Ecosystem insurance begins with Mexican coral reef

Signal of change / Ecosystem insurance begins with Mexican coral reef

By Li Lin Loh / 22 Aug 2017

A 64-kilometre stretch of coral reef along the coast of Mexico will be the first to receive its own insurance policy when a group of beachfront hotels and other local businesses dependent on tourism begin paying premiums to insurance company Swiss Re this September. In the event of a severe storm, Swiss Re will quickly release automatic payouts to these businesses to support them in restoring and rehabilitating damaged portions of the reef.

This insurance scheme has come into being following the recognition that the coral reefs are instrumental in preventing flooding and coastal erosion caused by storms, which constantly create huge costs for affected communities in this stretch of coastal Mexico. The investment of local businesses into ecosystem services such as coral reefs might turn out to be more cost-effective than artificial seawalls: a healthy reef can reduce a wave's energy by 97% before it reaches the shore.

So what?

While there has been growing recognition that the planet's natural structures provide a range of benefits that make social and economic activity possible, businesses have yet to make significant progress in prioritising the protection of ecosystem services that they rely on. Before Swiss Re's innovative foray into ecosystem insurance, it would not have made business sense spending money on what was perceived to be a shared asset. By starting out with a model that mutiplies the collective financial efforts of business stakeholders, and by quantifying the repair efforts, this allows even the smallest of businesses to be able to spend their money productively.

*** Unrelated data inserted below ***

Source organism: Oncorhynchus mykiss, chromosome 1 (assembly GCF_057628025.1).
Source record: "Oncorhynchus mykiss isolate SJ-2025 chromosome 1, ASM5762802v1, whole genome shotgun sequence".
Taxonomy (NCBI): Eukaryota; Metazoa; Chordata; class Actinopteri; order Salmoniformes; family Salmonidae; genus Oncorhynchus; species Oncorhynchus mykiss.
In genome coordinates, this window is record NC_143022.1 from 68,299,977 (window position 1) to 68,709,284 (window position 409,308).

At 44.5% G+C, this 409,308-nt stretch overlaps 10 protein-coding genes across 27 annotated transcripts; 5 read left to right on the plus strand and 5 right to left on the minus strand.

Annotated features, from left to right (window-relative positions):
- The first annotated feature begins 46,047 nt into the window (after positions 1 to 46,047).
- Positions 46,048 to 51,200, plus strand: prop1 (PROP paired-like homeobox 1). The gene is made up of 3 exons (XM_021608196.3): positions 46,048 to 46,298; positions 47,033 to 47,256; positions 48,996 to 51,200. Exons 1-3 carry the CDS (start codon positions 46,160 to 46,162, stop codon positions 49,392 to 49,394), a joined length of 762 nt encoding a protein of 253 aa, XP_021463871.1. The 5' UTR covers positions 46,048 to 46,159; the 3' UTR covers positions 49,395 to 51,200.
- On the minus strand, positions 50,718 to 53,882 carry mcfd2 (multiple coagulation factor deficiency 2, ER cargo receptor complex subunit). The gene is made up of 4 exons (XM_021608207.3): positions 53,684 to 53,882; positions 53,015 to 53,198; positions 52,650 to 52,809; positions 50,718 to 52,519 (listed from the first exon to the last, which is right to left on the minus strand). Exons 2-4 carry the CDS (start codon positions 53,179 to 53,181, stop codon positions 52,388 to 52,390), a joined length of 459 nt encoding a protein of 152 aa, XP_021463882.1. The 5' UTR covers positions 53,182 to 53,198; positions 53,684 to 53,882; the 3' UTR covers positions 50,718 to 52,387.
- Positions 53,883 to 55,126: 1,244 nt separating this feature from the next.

As the coral reefs that have been protecting and enabling life start dying off due to the rising ocean temperatures and the severe storms that climate change brings, platforms such as these work to make these invisible services visible in the eyes of businesses might help us collectively understand how and where economic activity is linked to larger supporting ecosystems, and how we might work to ensure sustainable, living systems.   


What might the implications of this be? What related signals of change have you seen?

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